HARRISBURG, PA. — Gannett Fleming, an international planning, design, and construction management firm, was honored in the Association of Conservation Engineers’ (ACE) 17th annual Carl Anderson Conservation Project Engineering Awards. The Valley Forge Park Water Main and Stream Restoration Project in Chester County, Pa., received the Award of Excellence, and the Conowingo Dam Fishing Enhancements Project in Darlington, Md., received the Award of Merit.

Awarded annually, the Carl Anderson Conservation Project Engineering Awards recognize ACE members for outstanding projects in conservation engineering. The purpose of the competition is to recognize members whose work, as judged by their peers and associates, best exhibits the goals and objectives of ACE. Both projects were submitted in the conservation/environmental category.

Valley Forge Park Water Main and Stream Restoration Project
Valley Forge National Historical Park in Chester County, Pa., annually hosts more than 1.4 million visitors. A 36-inch high-pressure water transmission runs through this vast 3,500-acre park, providing water to more than 150,000 people in Chester County. A section of this main, where it crosses Thropp’s Creek, had been subjected to years of erosion, resulting in a significant portion requiring immediate restoration.

To remediate the main and restore the stream, Gannett Fleming incorporated a series of six step pools constructed of imbricated stone to create a series of overflowing pools. The stream bed upstream of the first pool, which covers the water main, was also raised and flattened to reduce the slope of the stream and result in a slower, less erosive stream flow. Each pool is approximately 25 feet in length, and the total reconstructed stream bed encompasses approximately 400 feet in overall length. The stones are keyed into the banks on either side to stabilize and prevent scouring around the edges.

Coir logs, fascines, and live stakes were installed on both stream banks. The areas above the coir logs and fascines were covered with erosion control matting and planted with native trees and shrubs for further stabilization. The engineering design maintained the character of the park and stabilized the eroded creek channel to prevent a recurrence of the problem and comply with National Environmental Policy Act requirements.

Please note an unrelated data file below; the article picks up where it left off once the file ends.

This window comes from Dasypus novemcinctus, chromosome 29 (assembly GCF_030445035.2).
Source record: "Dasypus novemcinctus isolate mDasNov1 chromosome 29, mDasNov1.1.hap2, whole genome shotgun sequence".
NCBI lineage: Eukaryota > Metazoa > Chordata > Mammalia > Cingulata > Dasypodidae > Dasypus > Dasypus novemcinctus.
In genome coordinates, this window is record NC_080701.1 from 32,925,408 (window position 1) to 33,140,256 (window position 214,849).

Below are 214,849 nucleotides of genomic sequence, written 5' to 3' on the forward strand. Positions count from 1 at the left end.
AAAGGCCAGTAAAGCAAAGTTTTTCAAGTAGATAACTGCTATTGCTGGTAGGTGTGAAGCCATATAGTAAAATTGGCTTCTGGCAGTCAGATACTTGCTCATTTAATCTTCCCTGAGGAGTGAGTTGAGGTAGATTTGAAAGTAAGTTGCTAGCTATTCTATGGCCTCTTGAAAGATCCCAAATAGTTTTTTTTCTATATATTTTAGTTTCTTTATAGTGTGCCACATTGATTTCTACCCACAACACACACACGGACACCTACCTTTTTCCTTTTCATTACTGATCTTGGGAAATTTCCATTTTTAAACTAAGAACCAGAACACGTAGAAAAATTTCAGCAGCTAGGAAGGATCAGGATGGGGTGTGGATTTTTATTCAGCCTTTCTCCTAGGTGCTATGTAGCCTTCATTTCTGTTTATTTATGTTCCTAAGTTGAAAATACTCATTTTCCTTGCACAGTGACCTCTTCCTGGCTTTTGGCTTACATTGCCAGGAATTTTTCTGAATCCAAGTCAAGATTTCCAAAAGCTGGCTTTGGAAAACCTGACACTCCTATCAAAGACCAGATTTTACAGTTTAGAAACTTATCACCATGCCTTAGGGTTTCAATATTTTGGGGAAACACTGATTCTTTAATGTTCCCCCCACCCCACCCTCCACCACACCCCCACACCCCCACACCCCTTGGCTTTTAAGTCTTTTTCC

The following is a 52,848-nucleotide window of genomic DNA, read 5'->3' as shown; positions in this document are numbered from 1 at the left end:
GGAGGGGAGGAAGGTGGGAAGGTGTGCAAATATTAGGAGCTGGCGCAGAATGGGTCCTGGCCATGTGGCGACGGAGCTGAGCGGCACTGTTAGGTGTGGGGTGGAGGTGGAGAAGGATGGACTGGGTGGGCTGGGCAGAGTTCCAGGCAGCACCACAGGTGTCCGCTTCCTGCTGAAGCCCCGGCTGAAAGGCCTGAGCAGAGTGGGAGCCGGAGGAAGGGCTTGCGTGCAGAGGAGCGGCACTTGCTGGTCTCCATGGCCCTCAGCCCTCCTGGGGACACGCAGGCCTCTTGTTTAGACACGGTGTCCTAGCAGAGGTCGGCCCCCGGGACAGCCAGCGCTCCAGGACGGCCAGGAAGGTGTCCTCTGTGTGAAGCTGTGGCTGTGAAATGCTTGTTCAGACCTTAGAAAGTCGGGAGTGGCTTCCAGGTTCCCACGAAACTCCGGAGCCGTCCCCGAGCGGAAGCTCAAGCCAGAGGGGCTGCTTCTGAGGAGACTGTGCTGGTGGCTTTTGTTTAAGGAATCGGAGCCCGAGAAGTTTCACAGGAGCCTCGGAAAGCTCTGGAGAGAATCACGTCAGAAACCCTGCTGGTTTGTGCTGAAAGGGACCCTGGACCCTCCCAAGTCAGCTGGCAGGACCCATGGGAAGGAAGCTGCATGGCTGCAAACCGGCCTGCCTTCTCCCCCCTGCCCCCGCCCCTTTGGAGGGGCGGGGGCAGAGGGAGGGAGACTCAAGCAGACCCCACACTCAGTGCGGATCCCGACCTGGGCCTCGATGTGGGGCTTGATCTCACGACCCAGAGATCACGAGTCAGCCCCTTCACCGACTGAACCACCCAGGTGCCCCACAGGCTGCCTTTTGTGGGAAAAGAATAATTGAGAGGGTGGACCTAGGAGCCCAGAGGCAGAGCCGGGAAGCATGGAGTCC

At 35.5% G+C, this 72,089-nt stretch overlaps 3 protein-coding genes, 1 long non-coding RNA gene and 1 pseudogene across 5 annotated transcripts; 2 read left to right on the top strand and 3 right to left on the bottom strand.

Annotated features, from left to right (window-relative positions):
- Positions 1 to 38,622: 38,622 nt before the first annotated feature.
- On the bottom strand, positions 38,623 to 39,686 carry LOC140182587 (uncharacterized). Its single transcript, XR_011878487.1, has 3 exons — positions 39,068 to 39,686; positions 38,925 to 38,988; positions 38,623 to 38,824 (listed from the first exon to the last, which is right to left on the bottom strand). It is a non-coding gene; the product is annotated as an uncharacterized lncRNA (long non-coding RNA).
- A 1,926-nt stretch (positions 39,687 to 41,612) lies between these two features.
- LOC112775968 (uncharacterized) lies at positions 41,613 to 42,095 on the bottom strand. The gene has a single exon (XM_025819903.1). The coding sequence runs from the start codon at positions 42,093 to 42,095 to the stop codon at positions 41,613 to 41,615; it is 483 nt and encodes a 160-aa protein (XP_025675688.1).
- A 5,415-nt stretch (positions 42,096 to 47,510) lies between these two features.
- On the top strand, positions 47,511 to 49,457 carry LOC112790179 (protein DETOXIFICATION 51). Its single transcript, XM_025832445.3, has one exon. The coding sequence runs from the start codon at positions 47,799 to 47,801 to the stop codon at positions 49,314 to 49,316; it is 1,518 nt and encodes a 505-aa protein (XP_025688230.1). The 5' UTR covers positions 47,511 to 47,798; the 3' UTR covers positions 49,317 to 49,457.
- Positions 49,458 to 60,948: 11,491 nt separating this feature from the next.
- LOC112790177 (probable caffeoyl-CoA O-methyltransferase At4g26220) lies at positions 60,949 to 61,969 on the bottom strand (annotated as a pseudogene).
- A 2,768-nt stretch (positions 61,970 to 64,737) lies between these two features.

Conowingo Dam Fishing Enhancements Project
The Conowingo Dam, located on the Susquehanna River in Darlington, Md., offers exceptional recreational opportunities to the public, including fishing, bird watching, hiking, boating, and camping. For security measures, public access to the dam has been restricted in recent years. This project was undertaken to mitigate the lost recreational opportunities and to provide enhanced access for people with disabilities to enjoy the natural resources at the dam. The project included constructing a new scenic walking trail along the east bank of the river and a new fishing wharf on the west bank.

Through numerous public meetings and interactions with local fishing groups and citizens, a very creative and state-of-the-art shoreline fishing wharf was designed. The new wharf consists of terracing the riverbank with a series of ramps and steps that provide new and safer fishing opportunities where access was once hazardous. The post and lagging wall design enabled construction in the wet to address the daily fluctuation of unpredictable river levels created by hydropower operations. Handicap-accessible textured concrete ramps were designed to provide a functional and aesthetically pleasing structure. Embedded submersible lights provide nighttime access and use of the wharf. Seating, resting, and educational opportunities were also incorporated into the design. The large terraced steps leading to the river provide fishermen greater use of the site for a wider range of river flow conditions.

The fishing wharf and walking trail were completed within the constraints of an accelerated design, permitting, and construction schedule. Construction within the river was complicated by the daily operation of the Conowingo Dam hydroelectric power plant, which resulted in highly variable and unpredictable flow conditions. The site also had a limited staging area, and in-stream work restrictions were imposed to avoid impacts to fish migration, including a zero-tolerance policy for releases into the Susquehanna River.